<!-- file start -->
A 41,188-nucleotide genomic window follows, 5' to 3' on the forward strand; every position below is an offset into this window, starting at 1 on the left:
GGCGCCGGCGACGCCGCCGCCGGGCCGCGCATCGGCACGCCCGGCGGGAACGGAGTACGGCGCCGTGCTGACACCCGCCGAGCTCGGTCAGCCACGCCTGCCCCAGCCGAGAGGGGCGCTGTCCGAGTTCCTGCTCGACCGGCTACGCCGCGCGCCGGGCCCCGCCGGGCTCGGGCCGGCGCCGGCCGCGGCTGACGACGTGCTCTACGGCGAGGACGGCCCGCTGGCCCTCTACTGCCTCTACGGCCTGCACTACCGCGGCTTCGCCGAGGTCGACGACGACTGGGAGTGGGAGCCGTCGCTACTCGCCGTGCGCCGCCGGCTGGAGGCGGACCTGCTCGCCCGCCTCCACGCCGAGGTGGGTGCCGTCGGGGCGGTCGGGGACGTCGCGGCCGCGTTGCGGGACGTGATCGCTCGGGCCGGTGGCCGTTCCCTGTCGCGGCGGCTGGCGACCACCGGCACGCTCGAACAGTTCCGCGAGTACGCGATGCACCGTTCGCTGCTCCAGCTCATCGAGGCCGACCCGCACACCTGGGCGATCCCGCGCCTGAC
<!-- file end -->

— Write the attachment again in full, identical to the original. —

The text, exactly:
A 41,188-nucleotide genomic window follows, 5' to 3' on the forward strand; every position below is an offset into this window, starting at 1 on the left:
GGCGCCGGCGACGCCGCCGCCGGGCCGCGCATCGGCACGCCCGGCGGGAACGGAGTACGGCGCCGTGCTGACACCCGCCGAGCTCGGTCAGCCACGCCTGCCCCAGCCGAGAGGGGCGCTGTCCGAGTTCCTGCTCGACCGGCTACGCCGCGCGCCGGGCCCCGCCGGGCTCGGGCCGGCGCCGGCCGCGGCTGACGACGTGCTCTACGGCGAGGACGGCCCGCTGGCCCTCTACTGCCTCTACGGCCTGCACTACCGCGGCTTCGCCGAGGTCGACGACGACTGGGAGTGGGAGCCGTCGCTACTCGCCGTGCGCCGCCGGCTGGAGGCGGACCTGCTCGCCCGCCTCCACGCCGAGGTGGGTGCCGTCGGGGCGGTCGGGGACGTCGCGGCCGCGTTGCGGGACGTGATCGCTCGGGCCGGTGGCCGTTCCCTGTCGCGGCGGCTGGCGACCACCGGCACGCTCGAACAGTTCCGCGAGTACGCGATGCACCGTTCGCTGCTCCAGCTCATCGAGGCCGACCCGCACACCTGGGCGATCCCGCGCCTGAC